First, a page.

Life is filled with treasures if only we can recognize them.

One of the treasures I witness daily is the resiliency of mother nature. As many of you know California was recently hit with wildfires that displaced many humans and wildlife. Just a week after the wildfire that affected my area, as per usual, a little rain came to wash the ash from the leaves.

Then a mere few days later sprouts of green began to appear. We are now 8 weeks hence the fire and some of the hillsides are covered with the green of the grass and the sprouts of brush beginning to make a comeback.

Some look up at the charred hillsides that have not yet transformed into what they will become and see only the destruction, I see the hint of growth that is beginning to emerge, knowing the hillside will not remain blackened forever.

True, it is sad to see the oak trees that have been landmarks for hundreds of years charred,  and many have seen the end of this incarnation. However with nature, nothing is ever for naught, and the ash from the trees will replenish the earth for seedlings to take root.

Rebirth continuously evolves into something new, just as each cell in our body changes over the course of years, the same holds true for all of life.

It is us, humans, that want to hold on to what was, a byproduct of us not living in the now but holding onto the past. Natures’ gift is everywhere, sometimes appearingimperceptible, nonetheless, it is not. One cell at a time she is transforming. Nothing is ever at a standstill. Leaves reach their maturity, continuing the cycle eventually falling to the ground as they make room for another, not to take its place but rather to extend the branch forward.

The gift in life is to see hope however small, for it is hope, that is the true treasure in life

Days after the fires ended a few squirrels appeared, but very few birds could be seen or heard. The rabbits that usually hop across my driveway were gone, the raccoons that raid my dog food were also gone. It was eerily quiet.

Normalcy was yearned for, we all wanted our lives to get back on track and energy of the wildlife was a part of it.

As time passed, neighbors gleefully reported to each other when deer were sighted and welcomed the evening serenade of coyotes.

When I smelled, because I rarely see, the elusive skunk I was ecstatic.  As if the skunk was a signal life was being restored, rabbits and birds began to reappear.They too had reemerged from their evacuation and hope was restored that not all wildlife had perished. A bluebird came searching for food, so I lined my deck rails with nuts and fruit, creating a feast for those that were hungry. In the midst of the destruction, some losing their homes, we forget that the wildlife too had lost their habitats.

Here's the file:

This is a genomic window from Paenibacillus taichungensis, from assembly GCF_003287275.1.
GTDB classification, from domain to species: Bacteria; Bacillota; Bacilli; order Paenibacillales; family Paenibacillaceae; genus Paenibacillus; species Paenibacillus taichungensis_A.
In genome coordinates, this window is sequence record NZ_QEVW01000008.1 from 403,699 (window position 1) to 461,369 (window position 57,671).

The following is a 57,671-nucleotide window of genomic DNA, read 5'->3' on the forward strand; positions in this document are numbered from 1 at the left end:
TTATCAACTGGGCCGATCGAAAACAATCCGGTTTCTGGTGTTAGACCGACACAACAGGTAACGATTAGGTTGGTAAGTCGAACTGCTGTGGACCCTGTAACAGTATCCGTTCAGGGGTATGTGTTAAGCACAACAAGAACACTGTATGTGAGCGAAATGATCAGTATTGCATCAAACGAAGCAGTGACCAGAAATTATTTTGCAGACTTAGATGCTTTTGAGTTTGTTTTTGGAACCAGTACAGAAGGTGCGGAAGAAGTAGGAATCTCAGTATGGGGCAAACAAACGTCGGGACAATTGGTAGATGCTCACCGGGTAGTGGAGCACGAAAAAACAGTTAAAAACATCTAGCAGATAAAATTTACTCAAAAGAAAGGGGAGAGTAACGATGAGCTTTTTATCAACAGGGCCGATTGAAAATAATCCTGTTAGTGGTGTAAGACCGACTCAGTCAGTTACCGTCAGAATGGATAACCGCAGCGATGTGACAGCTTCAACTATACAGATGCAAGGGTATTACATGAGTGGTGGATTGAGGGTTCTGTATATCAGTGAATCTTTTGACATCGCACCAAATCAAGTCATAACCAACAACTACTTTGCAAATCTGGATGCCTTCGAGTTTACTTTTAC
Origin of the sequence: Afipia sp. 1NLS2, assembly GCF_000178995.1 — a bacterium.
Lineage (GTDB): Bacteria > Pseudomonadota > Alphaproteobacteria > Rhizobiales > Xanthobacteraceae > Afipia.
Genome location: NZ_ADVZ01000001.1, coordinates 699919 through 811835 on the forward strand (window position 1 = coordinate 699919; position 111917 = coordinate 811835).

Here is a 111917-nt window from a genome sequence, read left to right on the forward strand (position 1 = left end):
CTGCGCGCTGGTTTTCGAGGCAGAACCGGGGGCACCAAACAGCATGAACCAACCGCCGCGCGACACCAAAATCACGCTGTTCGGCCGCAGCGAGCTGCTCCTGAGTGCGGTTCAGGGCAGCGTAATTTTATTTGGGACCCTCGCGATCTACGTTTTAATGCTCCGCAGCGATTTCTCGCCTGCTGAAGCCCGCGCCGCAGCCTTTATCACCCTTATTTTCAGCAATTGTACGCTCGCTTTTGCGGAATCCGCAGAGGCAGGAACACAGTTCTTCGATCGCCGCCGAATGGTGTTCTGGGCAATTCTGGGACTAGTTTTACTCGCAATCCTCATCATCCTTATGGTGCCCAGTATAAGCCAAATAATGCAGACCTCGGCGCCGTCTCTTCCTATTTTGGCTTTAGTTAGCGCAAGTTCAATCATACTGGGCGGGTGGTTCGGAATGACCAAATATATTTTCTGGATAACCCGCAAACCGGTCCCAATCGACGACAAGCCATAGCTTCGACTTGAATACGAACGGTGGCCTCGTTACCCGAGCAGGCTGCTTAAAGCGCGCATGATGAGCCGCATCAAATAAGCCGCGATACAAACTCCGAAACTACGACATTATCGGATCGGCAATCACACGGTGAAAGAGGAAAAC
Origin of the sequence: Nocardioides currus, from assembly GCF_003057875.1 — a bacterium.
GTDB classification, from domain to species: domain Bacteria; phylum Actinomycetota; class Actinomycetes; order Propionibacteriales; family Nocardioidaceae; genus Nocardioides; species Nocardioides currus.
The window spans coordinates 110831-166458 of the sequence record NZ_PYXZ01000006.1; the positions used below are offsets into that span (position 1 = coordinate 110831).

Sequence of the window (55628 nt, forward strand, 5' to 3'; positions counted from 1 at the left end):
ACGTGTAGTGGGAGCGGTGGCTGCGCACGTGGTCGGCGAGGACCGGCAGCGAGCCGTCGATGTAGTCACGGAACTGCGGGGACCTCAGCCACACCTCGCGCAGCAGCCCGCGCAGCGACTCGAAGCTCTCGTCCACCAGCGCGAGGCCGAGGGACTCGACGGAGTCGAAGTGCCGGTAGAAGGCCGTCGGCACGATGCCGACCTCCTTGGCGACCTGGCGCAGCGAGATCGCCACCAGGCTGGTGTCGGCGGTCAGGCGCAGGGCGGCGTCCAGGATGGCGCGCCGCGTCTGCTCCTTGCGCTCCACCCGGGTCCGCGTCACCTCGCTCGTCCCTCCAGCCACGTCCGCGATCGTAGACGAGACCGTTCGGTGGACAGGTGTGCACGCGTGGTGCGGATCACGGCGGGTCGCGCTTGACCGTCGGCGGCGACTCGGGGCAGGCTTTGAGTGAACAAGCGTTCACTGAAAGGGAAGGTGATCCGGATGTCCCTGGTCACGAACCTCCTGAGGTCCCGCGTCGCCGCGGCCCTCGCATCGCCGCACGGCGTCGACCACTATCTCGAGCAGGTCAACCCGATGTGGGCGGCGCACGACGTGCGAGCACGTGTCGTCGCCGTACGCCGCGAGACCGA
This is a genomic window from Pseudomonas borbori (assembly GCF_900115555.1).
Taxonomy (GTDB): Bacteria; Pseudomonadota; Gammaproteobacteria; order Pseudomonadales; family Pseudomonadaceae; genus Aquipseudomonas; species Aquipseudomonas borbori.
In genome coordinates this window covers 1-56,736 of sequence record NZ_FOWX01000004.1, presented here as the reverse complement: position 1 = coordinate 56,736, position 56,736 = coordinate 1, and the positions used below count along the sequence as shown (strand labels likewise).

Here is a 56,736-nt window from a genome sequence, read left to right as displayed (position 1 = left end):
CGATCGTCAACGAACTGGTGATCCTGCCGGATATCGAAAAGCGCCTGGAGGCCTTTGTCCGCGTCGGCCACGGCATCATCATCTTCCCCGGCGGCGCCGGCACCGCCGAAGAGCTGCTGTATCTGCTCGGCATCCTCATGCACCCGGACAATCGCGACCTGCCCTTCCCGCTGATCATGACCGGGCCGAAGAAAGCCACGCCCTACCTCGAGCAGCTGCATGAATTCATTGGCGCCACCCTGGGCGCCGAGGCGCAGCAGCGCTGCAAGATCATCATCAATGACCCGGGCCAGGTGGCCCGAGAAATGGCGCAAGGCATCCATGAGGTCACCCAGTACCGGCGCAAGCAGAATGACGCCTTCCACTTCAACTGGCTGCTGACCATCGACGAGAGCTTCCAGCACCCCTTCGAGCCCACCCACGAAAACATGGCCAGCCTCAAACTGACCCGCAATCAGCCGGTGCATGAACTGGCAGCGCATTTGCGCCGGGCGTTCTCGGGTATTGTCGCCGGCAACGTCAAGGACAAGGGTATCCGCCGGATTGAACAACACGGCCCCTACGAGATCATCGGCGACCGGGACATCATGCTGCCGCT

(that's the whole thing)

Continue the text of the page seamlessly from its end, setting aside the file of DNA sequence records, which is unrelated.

Animals are among my greatest teachers. They do not focus on what was, but on what is at hand. They hunker down when the weather requires it, and when time or circumstance permit they rebuild new habitat and find new food sources.

Skunks are a part of my life. Every few days their presence is made apparent as their scent wafts into my window at night.  It gives me hope that they too feel safe to return.

My Let Go moments are often and varied throughout the day, and the skunk reminded me although their smell is potent in large doses, in small doses it can be the smell that restores a sense of normalcy.

Nature understands The Let Go

She understands that everything has its time. Changes are embraced as a natural function of life. There is no judgment of which season is better or worse, right or wrong, just what is.

She allows time to do it’s bidding. She is not impatient for the seeds to sprout or the grasses to grow.

The acorns will form as the grasses fade, then drop to the ground and be carried away to take root elsewhere. Nature does not dictate where the seeds will blow or on what terrain they will land. Not everything takes root, and some that do, do not always survive. Mother nature holds no remorse, just acceptance of what is, for she is adaptable.

Like our own lives, not all ideas will take root, and even those that do, some will not flourish. Our relationships will transform, some will be everlasting like a century oak and others will be short-lived as a wildflower. What was, become memories just as the new becomes the norm…for now.

Understanding The Let Go is an acceptance that everything has a time and place. Nothing is forever and nothing is ever completely lost, just transformed. Life lessons are everywhere if we are able to see the treasures that are before us. Shall we open our eyes to the possibilities of transformation?

RIP Grandfather Oak Chesebro Rd, Agoura, CA  November 2018


  • Charisse Glenn

    Casting Director, Equestrian and Creator of The Let Go

    Charisse Glenn, Casting Director, Equestrian, and Creator of The Let Go She is 63 pushing upwards, gray, aging gracefully and has lots to say.  She is half Japanese and has the wisdom of that culture she was born into. US-born she has been a casting director for commercials in Los Angeles for 35 years and is an equestrian having competed in 100-mile horse races around the world. The blog she writes called The Let Go serves as a reminder to let go of all that no longer works in our lives, opening a pathway to happiness, love, and balance. Proudly she embraces the freedoms age provides serving as a role model to both men and women. She is a badass with a beautiful soft touch. You can find her on either of her websites or follow her on social media. Follower her on Clubbhose: Let That Shit Go!